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Bussiere v. Tiggs-Brown

United States District Court, E.D. California

July 14, 2017

ARTHUR T. BUSSIERE, Plaintiff,
v.
TIGGS-BROWN, Defendant.

          SECOND SCHEDULING ORDER ORDER REQUIRING PARTIES TO NOTIFY COURT WHETHER THEY CONSENT TO MAGISTRATE JUDGE JURISDICTION WITHIN THIRTY DAYS ORDER DIRECTING CLERK'S OFFICE TO SEND LOCAL RULE 281 TO PLAINTIFF

          Sheila K. Oberto. UNITED STATES MAGISTRATE JUDGE

         Plaintiff, Arthur T. Bussiere, a state prisoner proceeding pro se and in forma pauperis, filed this civil rights action pursuant to 42 U.S.C. § 1983. This action proceeds on Plaintiff's First Amended Complaint (Doc. 12), filed on June 2, 2014, against Defendant Tiggs-Brown for deliberate indifference to Plaintiff's serous medical needs in violation of the Eighth Amendment. The dispositive motion was ruled on (Doc. 94) and the settlement conference was unsuccessful (Doc. 107). Accordingly, pursuant to Rule 16(b) of the Federal Rules of Civil Procedure, the Court now sets a further schedule for this litigation.

         I. Pretrial Statements

         The parties are required to file pretrial statements pursuant to Local Rule 281 and must comply with the schedule set forth herein. Failure to comply with the provisions of this Order or the Local Rules may result in the imposition of sanctions up to and including dismissal of the action, or entry of default.

         II. Witnesses & Evidence

         At trial, Plaintiff must be prepared to introduce evidence to prove each of the alleged facts that support the claims raised in the lawsuit. In general, there are two kinds of trial evidence: (1) exhibits and (2) the testimony of witnesses. It is Plaintiff's responsibility to produce all of the evidence to prove his case, whether that evidence is in the form of exhibits or witness testimony. If Plaintiff desires to call witnesses to testify, he must follow certain procedures to ensure that the witnesses will be at the trial and available to testify. Plaintiff is required to make a particularized showing in accordance with the procedures and requirements outlined in detail below. Plaintiff is advised that failure to comply with these procedures may result in the preclusion of any and all witnesses named in his pretrial statement.[1]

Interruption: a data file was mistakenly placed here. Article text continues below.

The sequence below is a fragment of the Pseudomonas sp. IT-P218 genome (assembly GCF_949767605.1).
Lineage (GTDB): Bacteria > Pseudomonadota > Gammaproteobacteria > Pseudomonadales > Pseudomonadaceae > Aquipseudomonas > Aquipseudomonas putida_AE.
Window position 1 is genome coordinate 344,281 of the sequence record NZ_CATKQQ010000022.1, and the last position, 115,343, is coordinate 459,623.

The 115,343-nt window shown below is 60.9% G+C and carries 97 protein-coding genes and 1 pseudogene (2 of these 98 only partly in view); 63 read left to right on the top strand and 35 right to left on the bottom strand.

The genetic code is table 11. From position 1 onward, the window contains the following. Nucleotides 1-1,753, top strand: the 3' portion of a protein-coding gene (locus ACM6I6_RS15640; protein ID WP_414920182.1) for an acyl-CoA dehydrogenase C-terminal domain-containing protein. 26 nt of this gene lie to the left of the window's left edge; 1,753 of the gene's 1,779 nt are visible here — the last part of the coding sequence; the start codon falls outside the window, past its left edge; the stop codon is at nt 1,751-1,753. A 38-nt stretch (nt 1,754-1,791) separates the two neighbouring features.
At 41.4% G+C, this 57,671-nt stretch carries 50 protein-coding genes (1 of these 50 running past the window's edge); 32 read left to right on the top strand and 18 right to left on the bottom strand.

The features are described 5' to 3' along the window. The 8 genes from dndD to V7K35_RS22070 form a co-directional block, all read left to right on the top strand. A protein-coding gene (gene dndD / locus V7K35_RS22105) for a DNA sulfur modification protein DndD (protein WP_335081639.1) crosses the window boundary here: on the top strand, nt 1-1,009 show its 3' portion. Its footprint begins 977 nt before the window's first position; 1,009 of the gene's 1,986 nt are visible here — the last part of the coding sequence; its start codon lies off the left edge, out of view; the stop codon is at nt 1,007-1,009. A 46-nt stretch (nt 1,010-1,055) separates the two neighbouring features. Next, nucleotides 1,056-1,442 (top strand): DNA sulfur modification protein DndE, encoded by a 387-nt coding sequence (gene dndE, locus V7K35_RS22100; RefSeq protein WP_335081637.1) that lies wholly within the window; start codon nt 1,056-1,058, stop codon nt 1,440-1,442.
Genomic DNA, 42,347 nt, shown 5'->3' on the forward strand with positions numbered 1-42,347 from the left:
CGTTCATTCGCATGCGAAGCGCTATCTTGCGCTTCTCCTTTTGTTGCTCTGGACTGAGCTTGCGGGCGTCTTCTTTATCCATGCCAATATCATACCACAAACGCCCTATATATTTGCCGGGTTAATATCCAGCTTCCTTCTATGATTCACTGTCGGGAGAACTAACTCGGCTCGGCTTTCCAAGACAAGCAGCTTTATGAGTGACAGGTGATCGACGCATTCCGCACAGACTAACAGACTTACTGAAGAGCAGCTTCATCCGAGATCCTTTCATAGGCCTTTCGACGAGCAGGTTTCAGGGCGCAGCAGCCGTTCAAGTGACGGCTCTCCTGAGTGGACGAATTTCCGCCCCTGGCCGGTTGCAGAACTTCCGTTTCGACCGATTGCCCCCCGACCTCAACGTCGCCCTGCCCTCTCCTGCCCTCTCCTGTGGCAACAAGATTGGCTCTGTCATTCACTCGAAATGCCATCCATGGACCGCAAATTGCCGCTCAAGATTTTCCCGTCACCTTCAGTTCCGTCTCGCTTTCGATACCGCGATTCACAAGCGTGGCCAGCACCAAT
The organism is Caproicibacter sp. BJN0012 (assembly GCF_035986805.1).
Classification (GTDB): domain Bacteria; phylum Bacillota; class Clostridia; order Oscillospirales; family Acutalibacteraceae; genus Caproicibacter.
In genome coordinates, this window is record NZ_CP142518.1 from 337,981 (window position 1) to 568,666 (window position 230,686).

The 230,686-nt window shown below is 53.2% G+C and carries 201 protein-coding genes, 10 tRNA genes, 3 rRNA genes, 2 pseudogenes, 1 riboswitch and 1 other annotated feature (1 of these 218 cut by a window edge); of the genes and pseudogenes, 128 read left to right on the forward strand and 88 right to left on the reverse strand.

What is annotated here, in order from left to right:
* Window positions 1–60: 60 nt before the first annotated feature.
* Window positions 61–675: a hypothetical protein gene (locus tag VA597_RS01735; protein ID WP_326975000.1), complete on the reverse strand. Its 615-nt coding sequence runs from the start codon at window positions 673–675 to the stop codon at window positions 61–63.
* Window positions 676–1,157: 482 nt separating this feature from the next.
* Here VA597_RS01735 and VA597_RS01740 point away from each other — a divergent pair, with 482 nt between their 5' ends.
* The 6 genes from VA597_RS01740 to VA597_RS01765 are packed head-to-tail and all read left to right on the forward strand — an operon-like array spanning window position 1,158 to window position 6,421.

A. Procedures for Obtaining Attendance of Incarcerated Witnesses

         An incarcerated witness cannot come to court to give testimony unless the Court orders the warden or other custodian to permit the witness to be transported to court. The Court will not issue such an order unless it is satisfied that the prospective witness has actual knowledge of relevant facts. Motions for the attendance of incarcerated witnesses who agree to testify voluntarily, as well as for those who do not agree to testify voluntarily, must be served and filed concurrent with the pretrial statement. Any such motion should be entitled “Motion for Attendance of Incarcerated Witnesses.”

         The Court will review and rule on the motion for attendance of incarcerated witnesses, specifying which prospective witnesses will be brought to court. The Court will then issue the necessary order to cause the witness's custodian to bring the witness to court.

         Motions for the attendance of incarcerated witnesses, if any, must be filed on or before October 22, 2017. Oppositions, if any, must be filed on or before November 27, 2017.

         1. Motions For Attendance of Incarcerated Witnesses Who Agree to Testify Voluntarily

         A party intending to introduce the testimony of incarcerated witnesses who agree voluntarily to attend the trial must serve and file a written motion for a court order requiring that such witnesses be brought to court at the time of trial. The motion must: (1) state the name, address, and prison identification number of each such witness; and (2) be accompanied by declarations showing that each witness is willing to testify and has actual, first-hand knowledge of relevant facts.

         The willingness of the prospective witness can be shown in one of two ways: (1) Plaintiff can submit a declaration, under penalty of perjury, that the prospective witness has informed him/her of their willingness to testify without being subpoenaed which shows when and where the prospective witness so informed Plaintiff; or (2) Plaintiff can serve and file a declaration, signed under penalty of perjury by the prospective witness, in which the witness states a willingness to testify without being subpoenaed.

         The prospective witness's actual knowledge of relevant facts can be shown in one of two ways: (1) if Plaintiff has actual, firsthand knowledge that the prospective witness was an eyewitness or an ear-witness to the relevant facts (e.g., if an incident occurred in Plaintiff's cell and, at the time, Plaintiff saw that a cellmate was present and observed the incident, Plaintiff may swear to the cellmate's ability to testify), Plaintiff can swear by declaration under penalty of perjury that the prospective witness has actual knowledge; or (2) Plaintiff may serve and file a declaration signed under penalty of perjury by the prospective witness in which the witness describes the relevant facts to which the prospective witness was an eye- or ear-witness. Whether the declaration is made by Plaintiff ...


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